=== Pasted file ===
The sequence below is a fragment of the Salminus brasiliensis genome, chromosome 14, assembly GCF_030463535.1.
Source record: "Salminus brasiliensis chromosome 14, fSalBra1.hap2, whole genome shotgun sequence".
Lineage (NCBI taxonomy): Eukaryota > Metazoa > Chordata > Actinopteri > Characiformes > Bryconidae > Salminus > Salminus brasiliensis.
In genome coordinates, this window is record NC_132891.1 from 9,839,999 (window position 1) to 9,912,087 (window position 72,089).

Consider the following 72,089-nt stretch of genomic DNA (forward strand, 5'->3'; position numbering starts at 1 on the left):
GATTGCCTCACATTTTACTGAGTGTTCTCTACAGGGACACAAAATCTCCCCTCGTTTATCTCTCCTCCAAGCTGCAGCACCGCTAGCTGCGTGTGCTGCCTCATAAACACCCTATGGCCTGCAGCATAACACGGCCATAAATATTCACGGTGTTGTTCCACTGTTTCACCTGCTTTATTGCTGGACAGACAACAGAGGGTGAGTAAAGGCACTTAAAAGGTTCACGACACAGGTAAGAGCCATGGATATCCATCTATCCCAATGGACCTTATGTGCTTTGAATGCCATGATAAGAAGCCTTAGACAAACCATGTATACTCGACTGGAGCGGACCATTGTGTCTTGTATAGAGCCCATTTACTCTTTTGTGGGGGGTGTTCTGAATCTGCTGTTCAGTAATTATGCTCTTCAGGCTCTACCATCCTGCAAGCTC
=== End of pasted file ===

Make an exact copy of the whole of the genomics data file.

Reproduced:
The sequence below is a fragment of the Salminus brasiliensis genome, chromosome 14, assembly GCF_030463535.1.
Source record: "Salminus brasiliensis chromosome 14, fSalBra1.hap2, whole genome shotgun sequence".
Lineage (NCBI taxonomy): Eukaryota > Metazoa > Chordata > Actinopteri > Characiformes > Bryconidae > Salminus > Salminus brasiliensis.
In genome coordinates, this window is record NC_132891.1 from 9,839,999 (window position 1) to 9,912,087 (window position 72,089).

Consider the following 72,089-nt stretch of genomic DNA (forward strand, 5'->3'; position numbering starts at 1 on the left):
GATTGCCTCACATTTTACTGAGTGTTCTCTACAGGGACACAAAATCTCCCCTCGTTTATCTCTCCTCCAAGCTGCAGCACCGCTAGCTGCGTGTGCTGCCTCATAAACACCCTATGGCCTGCAGCATAACACGGCCATAAATATTCACGGTGTTGTTCCACTGTTTCACCTGCTTTATTGCTGGACAGACAACAGAGGGTGAGTAAAGGCACTTAAAAGGTTCACGACACAGGTAAGAGCCATGGATATCCATCTATCCCAATGGACCTTATGTGCTTTGAATGCCATGATAAGAAGCCTTAGACAAACCATGTATACTCGACTGGAGCGGACCATTGTGTCTTGTATAGAGCCCATTTACTCTTTTGTGGGGGGTGTTCTGAATCTGCTGTTCAGTAATTATGCTCTTCAGGCTCTACCATCCTGCAAGCTC